Monday, April 15, 2019

It’s Easter—But “Our Country is FULL”

Some Christians will be celebrating Easter this coming Sunday; Orthodox Christians will celebrate Easter the following Sunday.  It’s Easter, but we are still caught up in an Advent issue.  “The Jesus who died to save all,” is now seen as having died to save but a few.  The Jesus for whom there was “no room in the Inn” of Bethlehem is still facing a full house.

There is “no room” available. “Our Country is FULL!”  “This is our new statement:  The system is full.  We can’t take you any more.  Whether it’s asylum, whether it’s anything you want, it’s illegal immigration.  We can’t take you any more…Our country is full, our area is full, the sector is full.  We can’t take any more.  Sorry.  Can’t have it…So turn around.  That’s the way it is.” Thus spoke the President of the United States a week or so ago.

Xenophobia is certainly not new.  It is not partisan.  Donald Trump says “Our Country is full.”   Bernie Sanders said, “If you open the borders, my God, there’s a lot of poverty in this world, and you’re going to have people from all over the world.  And I don’t think that’s something we can do at this point.  Can’t do it.”  In 1953, 66 years ago, Sen. Pat McCarran, D. Nevada, said:  “I believe that this nation is the last hope of Western civilization and if this oasis of the world shall be overrun, perverted, contaminated or destroyed, then the last flickering light of humanity will be extinguished…Today, as never before, untold millions are storming our gates for admission and those gates are cracking under the strain.” (That was in 1953—66 years ago!)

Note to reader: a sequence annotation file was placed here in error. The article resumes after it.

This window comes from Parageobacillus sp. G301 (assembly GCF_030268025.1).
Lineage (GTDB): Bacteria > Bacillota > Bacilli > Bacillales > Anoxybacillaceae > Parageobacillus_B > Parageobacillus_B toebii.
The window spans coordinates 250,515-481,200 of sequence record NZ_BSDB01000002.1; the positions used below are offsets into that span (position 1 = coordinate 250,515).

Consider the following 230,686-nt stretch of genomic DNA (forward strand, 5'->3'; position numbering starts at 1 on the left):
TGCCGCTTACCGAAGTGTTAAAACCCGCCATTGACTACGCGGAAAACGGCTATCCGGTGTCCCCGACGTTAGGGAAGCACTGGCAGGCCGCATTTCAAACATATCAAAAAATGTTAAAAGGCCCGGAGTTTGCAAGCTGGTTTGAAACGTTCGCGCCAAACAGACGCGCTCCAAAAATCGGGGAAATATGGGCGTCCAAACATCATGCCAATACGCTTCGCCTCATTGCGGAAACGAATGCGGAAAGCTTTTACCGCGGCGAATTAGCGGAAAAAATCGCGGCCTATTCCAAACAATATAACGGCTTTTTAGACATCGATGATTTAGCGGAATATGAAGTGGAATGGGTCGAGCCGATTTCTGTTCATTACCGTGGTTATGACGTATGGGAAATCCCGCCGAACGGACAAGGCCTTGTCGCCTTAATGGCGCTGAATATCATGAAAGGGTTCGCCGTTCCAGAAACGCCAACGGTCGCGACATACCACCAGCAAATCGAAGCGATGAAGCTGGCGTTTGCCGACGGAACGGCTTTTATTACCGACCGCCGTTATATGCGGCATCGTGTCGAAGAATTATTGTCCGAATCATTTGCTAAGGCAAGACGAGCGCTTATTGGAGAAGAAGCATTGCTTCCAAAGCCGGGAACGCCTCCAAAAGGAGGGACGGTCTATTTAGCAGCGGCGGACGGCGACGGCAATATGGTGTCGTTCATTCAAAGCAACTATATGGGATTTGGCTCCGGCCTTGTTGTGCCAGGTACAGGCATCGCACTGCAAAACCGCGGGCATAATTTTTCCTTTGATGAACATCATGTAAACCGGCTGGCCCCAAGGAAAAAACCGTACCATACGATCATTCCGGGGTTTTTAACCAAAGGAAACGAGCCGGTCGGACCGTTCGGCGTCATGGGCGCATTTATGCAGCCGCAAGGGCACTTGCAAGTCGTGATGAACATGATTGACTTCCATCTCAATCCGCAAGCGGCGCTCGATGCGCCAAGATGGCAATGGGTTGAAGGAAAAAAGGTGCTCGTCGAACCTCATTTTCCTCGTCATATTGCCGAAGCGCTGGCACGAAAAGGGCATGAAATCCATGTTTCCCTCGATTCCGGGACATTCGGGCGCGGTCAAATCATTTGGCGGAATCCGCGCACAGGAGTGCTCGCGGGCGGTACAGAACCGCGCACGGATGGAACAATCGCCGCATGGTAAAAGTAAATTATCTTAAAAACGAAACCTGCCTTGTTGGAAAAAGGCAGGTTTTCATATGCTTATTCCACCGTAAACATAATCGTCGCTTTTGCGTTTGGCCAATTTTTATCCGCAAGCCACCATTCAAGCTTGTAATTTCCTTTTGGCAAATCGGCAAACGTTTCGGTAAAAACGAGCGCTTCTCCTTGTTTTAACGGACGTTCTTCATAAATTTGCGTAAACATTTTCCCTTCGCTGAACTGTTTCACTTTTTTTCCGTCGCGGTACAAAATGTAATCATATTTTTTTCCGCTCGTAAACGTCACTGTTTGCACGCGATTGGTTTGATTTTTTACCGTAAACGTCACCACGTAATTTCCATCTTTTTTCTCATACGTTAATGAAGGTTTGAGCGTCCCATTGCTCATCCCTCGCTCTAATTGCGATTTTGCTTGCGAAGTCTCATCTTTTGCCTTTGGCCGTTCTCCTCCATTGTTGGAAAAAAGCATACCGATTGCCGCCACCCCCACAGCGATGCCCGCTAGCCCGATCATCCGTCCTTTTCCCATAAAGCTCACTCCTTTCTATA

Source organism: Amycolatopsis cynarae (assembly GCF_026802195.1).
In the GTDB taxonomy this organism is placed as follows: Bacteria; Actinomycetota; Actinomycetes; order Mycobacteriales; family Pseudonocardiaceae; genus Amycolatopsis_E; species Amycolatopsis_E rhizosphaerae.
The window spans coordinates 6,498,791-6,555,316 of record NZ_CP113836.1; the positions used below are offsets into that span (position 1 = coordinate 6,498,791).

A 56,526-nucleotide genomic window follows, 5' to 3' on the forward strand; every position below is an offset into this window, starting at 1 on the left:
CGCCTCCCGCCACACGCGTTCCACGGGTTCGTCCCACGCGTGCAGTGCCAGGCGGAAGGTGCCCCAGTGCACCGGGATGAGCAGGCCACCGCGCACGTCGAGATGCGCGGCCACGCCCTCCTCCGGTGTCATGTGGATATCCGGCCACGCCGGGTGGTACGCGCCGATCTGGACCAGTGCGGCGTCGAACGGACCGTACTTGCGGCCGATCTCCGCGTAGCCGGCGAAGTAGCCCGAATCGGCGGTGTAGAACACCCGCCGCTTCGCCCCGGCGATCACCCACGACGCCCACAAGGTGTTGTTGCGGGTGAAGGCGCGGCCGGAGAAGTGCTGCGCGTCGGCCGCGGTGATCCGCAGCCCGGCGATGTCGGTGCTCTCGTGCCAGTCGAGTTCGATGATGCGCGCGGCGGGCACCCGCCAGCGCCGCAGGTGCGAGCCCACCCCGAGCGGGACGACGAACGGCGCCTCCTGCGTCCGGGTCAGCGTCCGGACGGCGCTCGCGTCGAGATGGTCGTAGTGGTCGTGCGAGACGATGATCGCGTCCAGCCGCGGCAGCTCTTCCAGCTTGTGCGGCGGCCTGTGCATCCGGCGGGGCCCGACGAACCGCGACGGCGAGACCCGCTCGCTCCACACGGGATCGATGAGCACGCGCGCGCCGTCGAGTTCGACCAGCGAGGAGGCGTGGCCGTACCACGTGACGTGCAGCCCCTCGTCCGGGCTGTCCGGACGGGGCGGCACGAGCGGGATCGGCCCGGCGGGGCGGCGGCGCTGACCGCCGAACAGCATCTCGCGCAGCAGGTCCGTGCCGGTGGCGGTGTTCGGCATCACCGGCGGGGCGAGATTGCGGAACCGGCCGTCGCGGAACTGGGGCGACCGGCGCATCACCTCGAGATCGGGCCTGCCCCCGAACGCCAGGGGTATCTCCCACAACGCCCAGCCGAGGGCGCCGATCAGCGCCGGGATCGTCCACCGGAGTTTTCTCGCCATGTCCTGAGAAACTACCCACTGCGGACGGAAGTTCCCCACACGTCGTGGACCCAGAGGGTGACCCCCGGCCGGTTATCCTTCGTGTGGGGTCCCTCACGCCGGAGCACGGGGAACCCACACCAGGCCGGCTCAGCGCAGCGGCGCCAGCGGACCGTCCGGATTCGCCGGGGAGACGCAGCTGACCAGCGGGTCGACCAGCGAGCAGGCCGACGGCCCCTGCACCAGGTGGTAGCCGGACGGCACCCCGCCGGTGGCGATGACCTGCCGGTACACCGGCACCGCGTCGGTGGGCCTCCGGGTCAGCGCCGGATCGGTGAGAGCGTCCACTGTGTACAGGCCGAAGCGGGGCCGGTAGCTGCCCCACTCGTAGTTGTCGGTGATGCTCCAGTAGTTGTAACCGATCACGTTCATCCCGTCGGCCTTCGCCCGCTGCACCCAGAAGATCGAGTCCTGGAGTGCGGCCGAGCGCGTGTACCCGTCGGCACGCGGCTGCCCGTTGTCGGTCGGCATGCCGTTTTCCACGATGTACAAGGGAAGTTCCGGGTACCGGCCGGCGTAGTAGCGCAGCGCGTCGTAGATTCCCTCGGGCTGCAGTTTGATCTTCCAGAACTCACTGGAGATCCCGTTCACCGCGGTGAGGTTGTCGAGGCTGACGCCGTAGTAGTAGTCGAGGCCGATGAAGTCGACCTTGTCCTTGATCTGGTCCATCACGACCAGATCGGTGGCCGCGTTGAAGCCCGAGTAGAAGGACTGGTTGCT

Has there ever been a time when there was room for strangers?  Ben Franklin worried in 1751 about the influx of Germans into Pennsylvania. They “will soon so outnumber us that…we will not in my opinion be able to preserve our language, and even our government will become precarious.”

It is a “tired rhetoric” that has “no grounding in historic or present-day facts,” but it goes on and on anyway.  Forty-four percent of Fortune 500 companies in the United States were started by immigrants or their children. Steve Jobs’ father came to the U.S. from Syria after experiencing political persecution. Fortunately, for our economy, and for Steve Jobs, there was room for him.

Why bother to celebrate Easter if we haven’t yet dealt with the “no room in the inn” issue of Advent?  How can we sing “Christ the Lord is Risen Today” when we haven’t yet got hold of “O Little Town of Bethlehem” or “Joy to the World?”

Christ Is Risen--But the Windows are closed,
the Walls go up, and there is no room in the Inn.

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